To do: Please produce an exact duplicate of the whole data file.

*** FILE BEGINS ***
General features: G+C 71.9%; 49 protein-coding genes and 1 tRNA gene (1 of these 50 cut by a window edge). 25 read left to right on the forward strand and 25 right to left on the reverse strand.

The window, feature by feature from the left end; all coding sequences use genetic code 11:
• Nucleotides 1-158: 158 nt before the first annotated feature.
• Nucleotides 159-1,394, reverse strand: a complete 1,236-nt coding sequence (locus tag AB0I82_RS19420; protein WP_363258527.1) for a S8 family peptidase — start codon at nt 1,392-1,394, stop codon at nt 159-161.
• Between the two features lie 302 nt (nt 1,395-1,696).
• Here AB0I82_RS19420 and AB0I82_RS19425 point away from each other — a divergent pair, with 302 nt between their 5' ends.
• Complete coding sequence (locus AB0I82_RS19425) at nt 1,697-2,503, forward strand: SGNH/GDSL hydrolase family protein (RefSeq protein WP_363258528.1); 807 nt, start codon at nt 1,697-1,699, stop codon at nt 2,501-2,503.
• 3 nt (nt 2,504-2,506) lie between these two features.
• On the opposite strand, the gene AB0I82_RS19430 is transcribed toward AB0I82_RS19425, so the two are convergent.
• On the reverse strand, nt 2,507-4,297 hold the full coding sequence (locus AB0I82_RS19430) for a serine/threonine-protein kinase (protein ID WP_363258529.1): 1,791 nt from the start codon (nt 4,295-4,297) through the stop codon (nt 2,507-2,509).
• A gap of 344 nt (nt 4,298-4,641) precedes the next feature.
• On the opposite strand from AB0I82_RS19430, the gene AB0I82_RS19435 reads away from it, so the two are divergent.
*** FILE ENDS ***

General features: G+C 71.9%; 49 protein-coding genes and 1 tRNA gene (1 of these 50 cut by a window edge). 25 read left to right on the forward strand and 25 right to left on the reverse strand.

The window, feature by feature from the left end; all coding sequences use genetic code 11:
• Nucleotides 1-158: 158 nt before the first annotated feature.
• Nucleotides 159-1,394, reverse strand: a complete 1,236-nt coding sequence (locus tag AB0I82_RS19420; protein WP_363258527.1) for a S8 family peptidase — start codon at nt 1,392-1,394, stop codon at nt 159-161.
• Between the two features lie 302 nt (nt 1,395-1,696).
• Here AB0I82_RS19420 and AB0I82_RS19425 point away from each other — a divergent pair, with 302 nt between their 5' ends.
• Complete coding sequence (locus AB0I82_RS19425) at nt 1,697-2,503, forward strand: SGNH/GDSL hydrolase family protein (RefSeq protein WP_363258528.1); 807 nt, start codon at nt 1,697-1,699, stop codon at nt 2,501-2,503.
• 3 nt (nt 2,504-2,506) lie between these two features.
• On the opposite strand, the gene AB0I82_RS19430 is transcribed toward AB0I82_RS19425, so the two are convergent.
• On the reverse strand, nt 2,507-4,297 hold the full coding sequence (locus AB0I82_RS19430) for a serine/threonine-protein kinase (protein ID WP_363258529.1): 1,791 nt from the start codon (nt 4,295-4,297) through the stop codon (nt 2,507-2,509).
• A gap of 344 nt (nt 4,298-4,641) precedes the next feature.
• On the opposite strand from AB0I82_RS19430, the gene AB0I82_RS19435 reads away from it, so the two are divergent.